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Stucki v. City of Pocatello

United States District Court, D. Idaho

November 13, 2017

GINA STUCKI; MINOR CHILD 1, by and through her mother GINA STUCKI; and MINOR CHILD 2, by and through her mother, GINA STUCKI, Plaintiffs,
v.
CITY OF POCATELLO; BANNOCK COUNTY SHERIFF'S OFFICE; BANNOCK COUNTY EMERGENCY COMMUNICATIONS CENTER and NIKO GORDON IV, individually and in his official capacity as a police officer for Pocatello Police Department, Defendants.

          MEMORANDUM DECISION AND ORDER

          B. LYNN WINMILL CHIEF JUDGE

         INTRODUCTION

         The Court has before it Defendants City of Pocatello and Niko Gordon's Motion for Court to Decline Jurisdiction (Dkt. 73), and Plaintiffs' Motion to Alter or Amend Judgment (Reconsideration) (Dkt. 74).

         ANALYSIS

         1. Motion to Reconsider

         A motion to reconsider an interlocutory ruling requires an analysis of two important principles: (1) Error must be corrected; and (2) Judicial efficiency demands forward progress. The former principle has led courts to hold that a denial of a motion to dismiss or for summary judgment may be reconsidered at any time before final judgment. Preaseau v. Prudential Insurance Co., 591 F.2d 74, 79-80 (9th Cir. 1979). While even an interlocutory decision becomes the “law of the case, ” it is not necessarily carved in stone. Justice Oliver Wendell Holmes concluded that the “law of the case” doctrine “merely expresses the practice of courts generally to refuse to reopen what has been decided, not a limit to their power.” Messinger v. Anderson, 225 U.S. 436, 444 (1912). “The only sensible thing for a trial court to do is to set itself right as soon as possible when convinced that the law of the case is erroneous. There is no need to await reversal.” In re Airport Car Rental Antitrust Litigation, 521 F.Supp. 568, 572 (N.D.Cal. 1981)(Schwartzer, J.).

         The need to be right, however, must co-exist with the need for forward progress. A court's opinions “are not intended as mere first drafts, subject to revision and reconsideration at a litigant's pleasure.” Quaker Alloy Casting Co. v. Gulfco Indus., Inc., 123 F.R.D. 282, 288 (N.D.Ill.1988).

         Reconsideration of a court's prior ruling under Federal Rule of Civil Procedure 59(e) is appropriate “if (1) the district court is presented with newly discovered evidence, (2) the district court committed clear error or made an initial decision that was manifestly unjust, or (3) there is an intervening change in controlling law.” S.E.C. v. Platforms Wireless Int'l Corp., 617 F.3d 1072, 1100 (9th Cir. 2010) (citation omitted). If the motion to reconsider does not fall within one of these three categories, it must be denied. Here, Plaintiff suggests the Court committed clear error.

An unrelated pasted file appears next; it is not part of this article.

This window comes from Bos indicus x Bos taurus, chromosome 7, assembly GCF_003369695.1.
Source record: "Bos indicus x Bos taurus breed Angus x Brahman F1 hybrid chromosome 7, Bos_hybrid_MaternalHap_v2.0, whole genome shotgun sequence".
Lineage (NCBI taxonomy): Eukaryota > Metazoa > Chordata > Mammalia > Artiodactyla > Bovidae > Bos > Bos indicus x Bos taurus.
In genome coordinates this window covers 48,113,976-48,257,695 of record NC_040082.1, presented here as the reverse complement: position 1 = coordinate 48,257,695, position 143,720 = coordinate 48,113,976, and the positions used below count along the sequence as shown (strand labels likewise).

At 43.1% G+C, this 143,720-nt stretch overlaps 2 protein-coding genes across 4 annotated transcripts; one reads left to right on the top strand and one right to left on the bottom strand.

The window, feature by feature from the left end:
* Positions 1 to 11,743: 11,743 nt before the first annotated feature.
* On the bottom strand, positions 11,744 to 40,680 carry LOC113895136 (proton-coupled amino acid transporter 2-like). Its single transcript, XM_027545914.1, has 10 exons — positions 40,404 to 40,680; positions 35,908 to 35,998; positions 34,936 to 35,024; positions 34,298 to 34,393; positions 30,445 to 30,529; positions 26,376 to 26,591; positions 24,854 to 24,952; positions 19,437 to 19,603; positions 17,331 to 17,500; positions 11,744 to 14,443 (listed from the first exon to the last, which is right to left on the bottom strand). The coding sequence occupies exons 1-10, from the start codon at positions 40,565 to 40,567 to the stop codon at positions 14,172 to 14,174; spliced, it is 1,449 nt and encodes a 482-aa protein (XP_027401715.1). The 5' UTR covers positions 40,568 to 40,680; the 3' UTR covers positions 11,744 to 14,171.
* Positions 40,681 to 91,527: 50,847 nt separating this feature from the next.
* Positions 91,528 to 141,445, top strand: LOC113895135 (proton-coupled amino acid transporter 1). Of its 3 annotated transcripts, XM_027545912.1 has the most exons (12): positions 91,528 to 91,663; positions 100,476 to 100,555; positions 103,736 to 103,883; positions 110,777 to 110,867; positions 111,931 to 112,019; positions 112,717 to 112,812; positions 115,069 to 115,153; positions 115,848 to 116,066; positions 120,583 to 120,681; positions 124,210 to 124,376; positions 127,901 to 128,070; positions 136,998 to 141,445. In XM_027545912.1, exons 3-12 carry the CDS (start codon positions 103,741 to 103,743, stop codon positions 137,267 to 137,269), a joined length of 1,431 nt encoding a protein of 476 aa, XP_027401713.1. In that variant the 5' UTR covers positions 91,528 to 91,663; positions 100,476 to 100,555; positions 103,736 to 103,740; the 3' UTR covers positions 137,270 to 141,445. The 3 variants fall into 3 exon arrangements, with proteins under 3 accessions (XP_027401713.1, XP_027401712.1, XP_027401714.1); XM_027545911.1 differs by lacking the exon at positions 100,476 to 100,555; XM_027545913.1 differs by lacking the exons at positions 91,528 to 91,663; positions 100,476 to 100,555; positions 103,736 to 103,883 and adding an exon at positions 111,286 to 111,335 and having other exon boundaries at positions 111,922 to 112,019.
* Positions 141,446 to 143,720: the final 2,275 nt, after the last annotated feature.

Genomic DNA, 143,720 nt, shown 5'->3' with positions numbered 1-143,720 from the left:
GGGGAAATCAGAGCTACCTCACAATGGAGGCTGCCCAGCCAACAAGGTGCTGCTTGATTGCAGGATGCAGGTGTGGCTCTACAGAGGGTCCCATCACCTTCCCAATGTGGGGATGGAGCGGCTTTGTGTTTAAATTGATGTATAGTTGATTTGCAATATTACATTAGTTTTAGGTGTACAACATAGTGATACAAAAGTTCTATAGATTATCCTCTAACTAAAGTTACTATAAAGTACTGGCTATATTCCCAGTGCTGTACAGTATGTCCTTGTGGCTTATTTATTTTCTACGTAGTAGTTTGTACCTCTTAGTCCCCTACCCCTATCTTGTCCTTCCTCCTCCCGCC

The Court is often presented with motions to reconsider based upon an argument that the Court committed clear error. Most of those motions simply restate arguments the Court has already addressed, and ask the Court to rethink its decision. This is one of those motions. The Court has already addressed Plaintiffs' arguments in detail in its earlier decision, and nothing in the motion to reconsider causes the Court to change its mind. Accordingly, the Court will deny the motion.

         2. Motion to Decline Supplemental Jurisdiction

         Earlier, the Court granted summary judgment in favor of Defendants on all of Plaintiffs' federal claims, but denied summary judgment on the state law claims. Dkt. 71. The Court may decline to exercise supplemental jurisdiction when it “has dismissed all claims over which it has original jurisdiction.” 28 U.S.C. § 1447(c)(3). But whether to exercise supplemental jurisdiction is “purely discretionary.” Carlsbad Technology, Inc. v. HIF Bio, Inc., 129 S.Ct. 1862, 1866 (2009). The Court should consider economy, convenience, fairness, and comity when determining whether to exercise supplemental jurisdiction. Carnegie-Mellon Univ. v. Cohill, 484 U.S. 343, 351 (1988).

         This case is a little more than two years old, but discovery is finally closed, and all dispositive motions have been addressed. The Court is intimately familiar with the case because the Court and its staff have addressed informal discovery disputes, and the Court has granted in part and denied in part a motion to dismiss, granted in part and denied in part a motion for summary judgment, and as explained above denied a motion for reconsideration. The case is set for trial in just over three months on February 5, 2018.

         Declining supplemental jurisdiction under these circumstances, and sending the case to state court would likely cause significant delay. The state court would need to learn what this Court already knows about the case. Plus, it is unlikely the state court could set this case for trial by February 5, 2018. Moreover, if Plaintiffs appeal the Court's earlier order dismissing the federal claims, it will be much more convenient, fair and economical to address all the claims ...


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